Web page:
A Wildly Entertaining Black Comedy
Cast: Zuzana Mauréry, Zuzana Konecná, Csongor Kassai
Director: Jan Hrebejk
Running Time: 103 minutes
Synopsis: From Oscar-nominated writer/director Jan Hřebejk (Divided We Fall), The Teacher is a wildly entertaining black comedy inspired by the true story of a Communist-era school teacher who manipulated her pupils and their families for unprecedented personal gain.
The early 1980s, Czechoslovakia. At the start of a new term at a suburban high school, a seemingly empathetic and kind new teacher, the middle-aged Maria Drazděchová greets her class. She asks them to introduce themselves and share what their parents do for a living, explaining that it's important to know how their parents might collectively help the group. Soon after, she gradually begins to pressure both students and parents by seeking favours – grocery collection, handyman assistance, lifts and haircuts – and connecting them with special treatment in class and, most significantly, good grades.
Before long Maria's demands grow more complex and dangerous, so when a serious incident finally draws her unscrupulous behavior to her colleagues, the principal calls a secret meeting, seeking parents to sign a petition to move 'Comrade Drazděchová' on from the school. But her high connections with the Communist Party hang above everyone in the room, and it's soon evident that standing up for what's right may be much easier said than done.
With production design and cinematography that recreates the era to wonderful effect, The Teacher delivers a timeless and universal story of opportunism, bias and human dignity. Laced with wicked humour and standout performances, this rousing morality tale employs a delicate touch to skewer not only the complications of communism, but the human characteristics that ensure it never quite works out as expected.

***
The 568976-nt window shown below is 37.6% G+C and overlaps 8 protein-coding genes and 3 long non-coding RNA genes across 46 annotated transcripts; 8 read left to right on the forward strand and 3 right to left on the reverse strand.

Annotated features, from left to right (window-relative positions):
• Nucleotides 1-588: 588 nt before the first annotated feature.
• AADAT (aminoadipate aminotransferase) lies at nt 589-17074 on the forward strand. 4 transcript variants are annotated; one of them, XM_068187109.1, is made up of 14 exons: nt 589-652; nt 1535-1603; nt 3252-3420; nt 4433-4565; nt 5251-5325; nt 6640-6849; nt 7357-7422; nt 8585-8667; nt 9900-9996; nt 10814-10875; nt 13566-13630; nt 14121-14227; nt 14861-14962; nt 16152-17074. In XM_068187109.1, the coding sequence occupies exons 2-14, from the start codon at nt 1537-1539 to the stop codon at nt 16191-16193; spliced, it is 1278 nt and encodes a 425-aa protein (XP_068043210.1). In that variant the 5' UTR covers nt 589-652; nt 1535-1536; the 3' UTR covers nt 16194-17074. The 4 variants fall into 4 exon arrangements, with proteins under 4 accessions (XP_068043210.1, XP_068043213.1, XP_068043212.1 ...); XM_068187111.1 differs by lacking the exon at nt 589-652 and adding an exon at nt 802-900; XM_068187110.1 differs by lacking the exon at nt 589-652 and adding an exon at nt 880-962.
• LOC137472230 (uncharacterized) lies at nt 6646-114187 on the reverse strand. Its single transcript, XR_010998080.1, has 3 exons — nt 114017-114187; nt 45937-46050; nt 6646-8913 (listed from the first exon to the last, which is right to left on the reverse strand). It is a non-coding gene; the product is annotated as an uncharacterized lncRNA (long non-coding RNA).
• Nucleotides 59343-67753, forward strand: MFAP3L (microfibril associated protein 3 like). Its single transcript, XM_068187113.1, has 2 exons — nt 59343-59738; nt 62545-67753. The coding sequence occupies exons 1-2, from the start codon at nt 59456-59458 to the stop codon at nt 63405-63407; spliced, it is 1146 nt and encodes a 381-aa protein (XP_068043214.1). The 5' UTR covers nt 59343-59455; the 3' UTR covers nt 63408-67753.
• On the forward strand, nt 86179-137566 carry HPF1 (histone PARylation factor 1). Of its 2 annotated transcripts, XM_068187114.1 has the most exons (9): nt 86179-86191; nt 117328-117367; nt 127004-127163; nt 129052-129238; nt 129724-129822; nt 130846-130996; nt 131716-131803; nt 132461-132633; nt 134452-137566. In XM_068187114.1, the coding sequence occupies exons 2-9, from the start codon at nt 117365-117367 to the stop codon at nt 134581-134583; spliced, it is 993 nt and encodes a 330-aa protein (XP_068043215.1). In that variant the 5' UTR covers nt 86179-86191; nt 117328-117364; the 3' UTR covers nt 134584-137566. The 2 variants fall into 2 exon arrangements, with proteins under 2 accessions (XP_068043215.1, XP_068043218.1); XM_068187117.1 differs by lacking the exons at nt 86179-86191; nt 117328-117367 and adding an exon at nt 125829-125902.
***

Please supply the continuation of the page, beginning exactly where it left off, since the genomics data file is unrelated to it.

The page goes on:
Release Date: November 23rd, 2017
Interview with Jan Hřebejk, Director
Question: With its atmosphere, style, and themes, The Teacher seems somehow related to your earlier film, Divided We Fall. What was so interesting about the screenplay that you decided to make this film?
Jan Hřebejk: I've known the story roughly since the time when it happened, because Petr Jarchovský related it to me in the early eighties when it was still quite recent… This is simply our main topic: fear, opportunism, human dignity and things like that.
Question: This time you've moved on from an analysis of partnership to the broader themes of strength and the quality of human character. Do you think this is what people are interested in today?
Jan Hřebejk: It's what we're interested in! If we weren't, we wouldn't have made this. This film can be powerful. When we show it to random audiences, it has quite an emotional effect, they keep returning to it for days afterward. It's not primarily a political film, but it's difficult to avoid that label. We call it 'Pupendo with a story".
Question: It's a relatively small-scale story. Was that deliberate?
Jan Hřebejk: Yes, we wanted the whole thing to be as tight as possible. To make sure the stylisation is pure and natural.
Question: Were you inspired by any specific films when making this one?
Jan Hřebejk: Not really, but we won't mind at all if it reminds anyone of Entre les murs or 12 Angry Men.
Question: How important was the casting of the child actors? How did you manage to find child actors so expressive, yet so authentic?
Jan Hřebejk: That is, of course, the key with a story like this, particularly for the emotional effect. I'm indebted in particular to Ingrid Hodálová who did the casting and recommended the actors, including the children.